State Budgets and COVID-19
Homeownership is the largest source of wealth for most American families, and obtaining a safe, traditional 15-to-30-year mortgage is a key step toward achieving financial security. But outdated housing policies and financial regulations have made small mortgages—those for homes priced under $150,000—expensive for lenders and unavailable for millions of qualified and creditworthy borrowers, especially Black, Hispanic, and Indigenous households and those in rural communities. With limited access to small mortgages, many of these families turn to alternative financing arrangements, which often involve financial risks and lack many of the protections traditional mortgages offer.
Stat: $75 billion: The total amount of money that states had set aside in rainy day funds at the end of 2019 in case of an economic downturn.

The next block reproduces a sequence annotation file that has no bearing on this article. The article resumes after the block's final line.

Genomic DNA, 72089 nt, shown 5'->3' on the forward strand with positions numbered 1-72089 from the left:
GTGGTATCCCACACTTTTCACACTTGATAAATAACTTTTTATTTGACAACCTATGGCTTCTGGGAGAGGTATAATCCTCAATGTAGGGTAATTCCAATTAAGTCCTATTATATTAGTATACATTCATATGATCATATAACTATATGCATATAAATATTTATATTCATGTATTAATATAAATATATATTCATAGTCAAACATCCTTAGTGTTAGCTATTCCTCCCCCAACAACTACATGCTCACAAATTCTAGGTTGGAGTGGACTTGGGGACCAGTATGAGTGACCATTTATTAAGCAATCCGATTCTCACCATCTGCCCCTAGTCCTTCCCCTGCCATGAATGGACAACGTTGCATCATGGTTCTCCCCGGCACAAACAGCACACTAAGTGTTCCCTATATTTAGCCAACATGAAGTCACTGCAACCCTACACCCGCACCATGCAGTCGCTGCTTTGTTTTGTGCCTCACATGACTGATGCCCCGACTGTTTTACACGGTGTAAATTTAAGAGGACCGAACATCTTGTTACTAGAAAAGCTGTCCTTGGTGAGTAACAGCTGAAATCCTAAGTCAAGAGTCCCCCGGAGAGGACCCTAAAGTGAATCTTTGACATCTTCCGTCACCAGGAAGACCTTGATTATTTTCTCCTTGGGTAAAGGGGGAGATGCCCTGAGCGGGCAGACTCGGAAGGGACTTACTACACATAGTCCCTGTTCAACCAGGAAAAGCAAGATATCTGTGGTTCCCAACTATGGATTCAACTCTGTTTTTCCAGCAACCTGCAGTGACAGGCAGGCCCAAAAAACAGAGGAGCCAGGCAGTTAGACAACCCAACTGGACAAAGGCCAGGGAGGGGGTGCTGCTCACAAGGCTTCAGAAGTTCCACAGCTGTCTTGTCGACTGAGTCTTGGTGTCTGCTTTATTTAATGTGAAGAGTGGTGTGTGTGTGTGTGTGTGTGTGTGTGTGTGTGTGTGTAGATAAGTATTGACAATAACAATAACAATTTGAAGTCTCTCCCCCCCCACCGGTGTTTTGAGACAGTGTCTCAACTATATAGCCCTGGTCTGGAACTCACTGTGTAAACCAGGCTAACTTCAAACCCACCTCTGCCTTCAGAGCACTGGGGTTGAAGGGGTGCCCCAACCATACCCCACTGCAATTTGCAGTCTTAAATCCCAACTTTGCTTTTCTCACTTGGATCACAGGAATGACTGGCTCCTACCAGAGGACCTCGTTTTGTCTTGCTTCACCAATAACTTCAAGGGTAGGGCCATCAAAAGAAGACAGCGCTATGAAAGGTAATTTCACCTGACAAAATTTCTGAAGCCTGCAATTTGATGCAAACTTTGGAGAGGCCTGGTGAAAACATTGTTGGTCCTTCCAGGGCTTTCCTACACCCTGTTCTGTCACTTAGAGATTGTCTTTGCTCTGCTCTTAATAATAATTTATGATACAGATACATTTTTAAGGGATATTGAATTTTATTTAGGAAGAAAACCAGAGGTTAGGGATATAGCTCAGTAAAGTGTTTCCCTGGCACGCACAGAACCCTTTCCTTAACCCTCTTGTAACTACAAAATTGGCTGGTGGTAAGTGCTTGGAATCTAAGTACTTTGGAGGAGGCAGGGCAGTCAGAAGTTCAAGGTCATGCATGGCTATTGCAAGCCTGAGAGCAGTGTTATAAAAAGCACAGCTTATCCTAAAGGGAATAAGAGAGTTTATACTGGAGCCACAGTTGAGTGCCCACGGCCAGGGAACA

Story: The short-term effects of the coronavirus pandemic on our health care systems and daily lives were immediately clear. But how will states weather the economic storm over the long term? In this episode, we hear from Josh Goodman of Pew’s state fiscal health team, who shares insights on the steps that states are taking to address looming budget shortfalls.
- Four Steps to Reduce the Harm of State Fiscal Distress
- Budget Stress Testing Helps States Prepare for Fiscal Distress
- Rainy Day Funds Help States Weather Fiscal Downturns
- States Need Budget Flexibility to Weather Tough Times
- When Will the Impact of Coronavirus Hit State Budgets?
- Coronavirus Outbreak Reinforces Need for Long-Term State Budgeting